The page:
Oh yes, we will?

There’s no news yet on the future of this year’s Theatre Royal Christmas panto but, obviously,  without real support or detailed guidance from the government, the situation for ALL theatres – closed by the pandemic – gets more precarious day by day.

On that subject, l see that Bath MP, Wera Hobhouse, has coordinated a cross-party letter calling on the Government to make time available to discuss the Creative Sector in Parliament.

The letter was signed by 33 MPs, representing eight different political parties, and was addressed to the Commons Leader Jacob Rees Mogg asking him to make time for a debate about support for the creative sector.

The UK faces a “cultural catastrophe” if the £100bn industry is not supported in the wake of the Covid-19 pandemic, the group of MPs warn.

Wera’s letter has brought together MPs from across the political spectrum. The campaign arises from growing alarm across the sector, where thousands are facing the prospect of months without paid work.

wera portrait
Wera Hobhouse, MP for Bath

She said:

“As we emerge from lockdown our creative industries have been left in the dark. The arts and cultural sector support two million jobs and contribute over £100 billion a year to our economy.

“The Government must provide certainty and security for the hundreds of communities, spanning the UK, who rely on thriving cultural sectors to draw in visitors.

“There are many questions left to answer about the future of these organizations – from how to social distance onstage to when a museum can expect to operate at full capacity once more.’

Meanwhile the Director of the Theatre Royal, Danny Moar told Bath Newseum:

Although the government guidelines have stated that theatres can re-open from 4 July, the caveat that this is without live performances means that very little has changed for the Theatre Royal Bath, Ustinov Studio and Egg Theatre.

We continue to await further details from the government regarding timescales to go alongside the roadmap which was presented last week, and also what social distancing measures would be required for our audiences, performers and staff at each these stages.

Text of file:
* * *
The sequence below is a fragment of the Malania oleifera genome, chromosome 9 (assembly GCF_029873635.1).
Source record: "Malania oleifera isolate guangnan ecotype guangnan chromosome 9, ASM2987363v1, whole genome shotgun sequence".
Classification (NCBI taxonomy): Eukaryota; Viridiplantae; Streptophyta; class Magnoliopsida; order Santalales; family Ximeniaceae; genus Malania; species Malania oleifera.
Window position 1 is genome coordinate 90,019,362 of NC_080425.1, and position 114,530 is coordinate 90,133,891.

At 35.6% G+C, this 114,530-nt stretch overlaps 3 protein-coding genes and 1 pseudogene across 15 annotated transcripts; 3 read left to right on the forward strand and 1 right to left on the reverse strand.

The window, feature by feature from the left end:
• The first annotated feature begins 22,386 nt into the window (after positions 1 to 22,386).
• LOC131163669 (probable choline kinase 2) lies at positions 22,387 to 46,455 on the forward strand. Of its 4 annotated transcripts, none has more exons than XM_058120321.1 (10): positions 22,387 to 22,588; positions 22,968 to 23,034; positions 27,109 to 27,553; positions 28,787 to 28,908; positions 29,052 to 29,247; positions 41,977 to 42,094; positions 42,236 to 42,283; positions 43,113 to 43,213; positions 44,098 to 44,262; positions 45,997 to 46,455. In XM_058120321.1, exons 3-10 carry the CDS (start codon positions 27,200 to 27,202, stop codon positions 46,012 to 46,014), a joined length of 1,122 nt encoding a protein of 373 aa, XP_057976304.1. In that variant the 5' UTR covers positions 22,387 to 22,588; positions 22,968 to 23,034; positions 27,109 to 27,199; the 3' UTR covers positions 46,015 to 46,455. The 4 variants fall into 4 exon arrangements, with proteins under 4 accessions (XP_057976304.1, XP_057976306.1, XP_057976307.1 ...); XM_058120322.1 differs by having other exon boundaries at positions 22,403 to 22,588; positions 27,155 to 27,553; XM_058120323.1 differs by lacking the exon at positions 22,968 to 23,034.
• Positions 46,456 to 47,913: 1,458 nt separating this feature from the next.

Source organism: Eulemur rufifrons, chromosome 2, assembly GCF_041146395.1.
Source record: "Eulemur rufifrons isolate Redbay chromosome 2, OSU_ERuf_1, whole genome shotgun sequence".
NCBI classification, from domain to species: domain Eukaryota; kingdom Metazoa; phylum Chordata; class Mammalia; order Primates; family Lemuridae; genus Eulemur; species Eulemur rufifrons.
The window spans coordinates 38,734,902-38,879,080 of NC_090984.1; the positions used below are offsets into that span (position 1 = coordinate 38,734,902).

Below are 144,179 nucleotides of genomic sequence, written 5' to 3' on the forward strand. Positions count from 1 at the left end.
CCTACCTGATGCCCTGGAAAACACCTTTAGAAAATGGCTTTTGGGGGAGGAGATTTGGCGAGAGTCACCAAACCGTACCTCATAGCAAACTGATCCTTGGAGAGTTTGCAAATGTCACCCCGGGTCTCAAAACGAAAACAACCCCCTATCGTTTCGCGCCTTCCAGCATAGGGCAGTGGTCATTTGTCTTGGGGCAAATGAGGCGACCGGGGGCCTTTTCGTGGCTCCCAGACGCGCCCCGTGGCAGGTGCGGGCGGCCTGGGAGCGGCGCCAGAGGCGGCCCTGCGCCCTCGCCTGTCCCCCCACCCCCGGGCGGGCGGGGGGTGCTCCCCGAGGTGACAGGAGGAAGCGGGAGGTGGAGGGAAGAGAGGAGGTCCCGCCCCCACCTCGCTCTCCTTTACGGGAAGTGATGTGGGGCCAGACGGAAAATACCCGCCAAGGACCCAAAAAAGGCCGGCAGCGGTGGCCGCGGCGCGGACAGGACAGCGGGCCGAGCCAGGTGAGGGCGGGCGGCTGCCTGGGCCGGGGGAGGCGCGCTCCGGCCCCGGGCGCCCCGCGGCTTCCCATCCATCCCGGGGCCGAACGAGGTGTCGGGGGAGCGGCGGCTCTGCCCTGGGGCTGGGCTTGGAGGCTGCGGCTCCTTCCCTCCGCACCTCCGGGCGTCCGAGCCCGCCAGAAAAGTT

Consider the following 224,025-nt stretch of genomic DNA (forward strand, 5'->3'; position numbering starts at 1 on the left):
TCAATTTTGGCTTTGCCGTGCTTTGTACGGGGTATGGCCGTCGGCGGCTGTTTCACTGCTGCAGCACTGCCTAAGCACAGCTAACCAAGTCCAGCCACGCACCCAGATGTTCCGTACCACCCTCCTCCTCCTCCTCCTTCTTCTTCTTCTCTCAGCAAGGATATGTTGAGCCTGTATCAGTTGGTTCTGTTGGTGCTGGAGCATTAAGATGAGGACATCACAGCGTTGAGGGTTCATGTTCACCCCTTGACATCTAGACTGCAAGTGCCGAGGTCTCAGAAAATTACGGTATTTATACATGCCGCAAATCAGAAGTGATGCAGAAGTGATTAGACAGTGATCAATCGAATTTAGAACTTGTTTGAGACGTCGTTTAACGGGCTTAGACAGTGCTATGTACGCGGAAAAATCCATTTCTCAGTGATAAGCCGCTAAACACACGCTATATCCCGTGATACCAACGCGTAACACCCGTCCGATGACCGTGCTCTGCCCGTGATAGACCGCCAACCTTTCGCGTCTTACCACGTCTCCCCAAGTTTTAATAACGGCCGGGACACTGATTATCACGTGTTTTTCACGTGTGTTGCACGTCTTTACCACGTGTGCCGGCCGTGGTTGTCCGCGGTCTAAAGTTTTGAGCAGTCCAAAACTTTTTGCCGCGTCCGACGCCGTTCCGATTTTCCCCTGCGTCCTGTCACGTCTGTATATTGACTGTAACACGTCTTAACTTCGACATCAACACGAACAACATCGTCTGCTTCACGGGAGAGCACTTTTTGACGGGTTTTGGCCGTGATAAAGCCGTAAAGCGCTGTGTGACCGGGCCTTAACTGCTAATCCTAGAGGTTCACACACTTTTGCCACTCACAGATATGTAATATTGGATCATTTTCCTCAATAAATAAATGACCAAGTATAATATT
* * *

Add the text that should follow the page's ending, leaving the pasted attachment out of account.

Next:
As soon as these restrictions become more detailed, we have a number of plans on standby to be put into place to enable live performances to return to our stages, and for audiences to return to the auditorium at the earliest possible opportunity.

As a predominantly receiving house, we are also reliant on the touring productions, and while we may be able to reopen, if other venues around the country are affected, the touring productions many no longer be able to continue. 

We are continually working behind the scenes to ensure that once we have further clarification from the Department of Culture, Media and Sport as to the conditions under which we can recommence performances, we will be able to do so as quickly and safely as possible.”

1 Comment

  1. I’m staggered at how few MPs have signed that letter! There are 650 MPs I believe, elected to Parliament. Even those not interested in the Arts have probably no idea how many subtle aspects of art make everyone’s lives bearable.

    I’m amazed that the Government might be happy to throw away 1 Billion pounds sterling, and accept a possible two million unemployed people, or more. Is one billion pounds so little in today’s currency?

    I’m a very tiny part of that one billion pounds, running very niche poetry courses that attract lots of overseas participants who contribute to the UK economy. I think many governments have under estimated the importance of how an incredible amount of tiny-to-small businesses make up a vital part of the economy. We all seem to be forgotten, and now our theatres even, too.

    A poetry friend of mine decided to see Hamilton, the play, in London, rather than New York, even though she could drive easily from the next US state to get there. It meant that both humble Chippenham, where I live, and London, both benefited financially from her, and her husband, as well as a quaint very filmic Wiltshire village!

    It was thanks to an American that London has this now!

    “Shakespeare’s Globe was founded by the actor and director Sam Wanamaker, built about 230 metres (750 ft) from the site of the original theatre and opened to the public in 1997, with a production of Henry V.”

    Do we now just throw all of this away, and for what? What are allowed instead of the multiple platforms of art? What also replaces and brings in ONE BILLION POUNDS STERLING too?

    Alan

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